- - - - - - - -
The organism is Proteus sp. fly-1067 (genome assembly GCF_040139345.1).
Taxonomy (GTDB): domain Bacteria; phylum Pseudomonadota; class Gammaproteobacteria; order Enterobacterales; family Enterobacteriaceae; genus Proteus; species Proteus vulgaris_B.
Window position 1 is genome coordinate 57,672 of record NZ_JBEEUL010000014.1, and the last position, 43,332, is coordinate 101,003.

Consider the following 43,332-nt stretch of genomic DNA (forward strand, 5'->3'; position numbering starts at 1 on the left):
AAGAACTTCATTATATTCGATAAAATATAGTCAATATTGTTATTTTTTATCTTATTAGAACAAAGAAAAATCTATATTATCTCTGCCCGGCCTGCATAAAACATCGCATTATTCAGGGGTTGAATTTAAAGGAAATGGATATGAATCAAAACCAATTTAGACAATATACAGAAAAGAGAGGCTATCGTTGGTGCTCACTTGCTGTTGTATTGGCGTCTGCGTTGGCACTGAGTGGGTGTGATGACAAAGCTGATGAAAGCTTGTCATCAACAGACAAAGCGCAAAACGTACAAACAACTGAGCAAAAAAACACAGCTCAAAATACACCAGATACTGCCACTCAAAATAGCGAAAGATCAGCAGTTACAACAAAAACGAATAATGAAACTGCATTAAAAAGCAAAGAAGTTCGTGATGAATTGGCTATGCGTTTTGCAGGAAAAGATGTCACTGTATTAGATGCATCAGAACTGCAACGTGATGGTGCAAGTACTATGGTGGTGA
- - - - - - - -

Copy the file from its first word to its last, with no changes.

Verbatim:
The organism is Proteus sp. fly-1067 (genome assembly GCF_040139345.1).
Taxonomy (GTDB): domain Bacteria; phylum Pseudomonadota; class Gammaproteobacteria; order Enterobacterales; family Enterobacteriaceae; genus Proteus; species Proteus vulgaris_B.
Window position 1 is genome coordinate 57,672 of record NZ_JBEEUL010000014.1, and the last position, 43,332, is coordinate 101,003.

Consider the following 43,332-nt stretch of genomic DNA (forward strand, 5'->3'; position numbering starts at 1 on the left):
AAGAACTTCATTATATTCGATAAAATATAGTCAATATTGTTATTTTTTATCTTATTAGAACAAAGAAAAATCTATATTATCTCTGCCCGGCCTGCATAAAACATCGCATTATTCAGGGGTTGAATTTAAAGGAAATGGATATGAATCAAAACCAATTTAGACAATATACAGAAAAGAGAGGCTATCGTTGGTGCTCACTTGCTGTTGTATTGGCGTCTGCGTTGGCACTGAGTGGGTGTGATGACAAAGCTGATGAAAGCTTGTCATCAACAGACAAAGCGCAAAACGTACAAACAACTGAGCAAAAAAACACAGCTCAAAATACACCAGATACTGCCACTCAAAATAGCGAAAGATCAGCAGTTACAACAAAAACGAATAATGAAACTGCATTAAAAAGCAAAGAAGTTCGTGATGAATTGGCTATGCGTTTTGCAGGAAAAGATGTCACTGTATTAGATGCATCAGAACTGCAACGTGATGGTGCAAGTACTATGGTGGTGA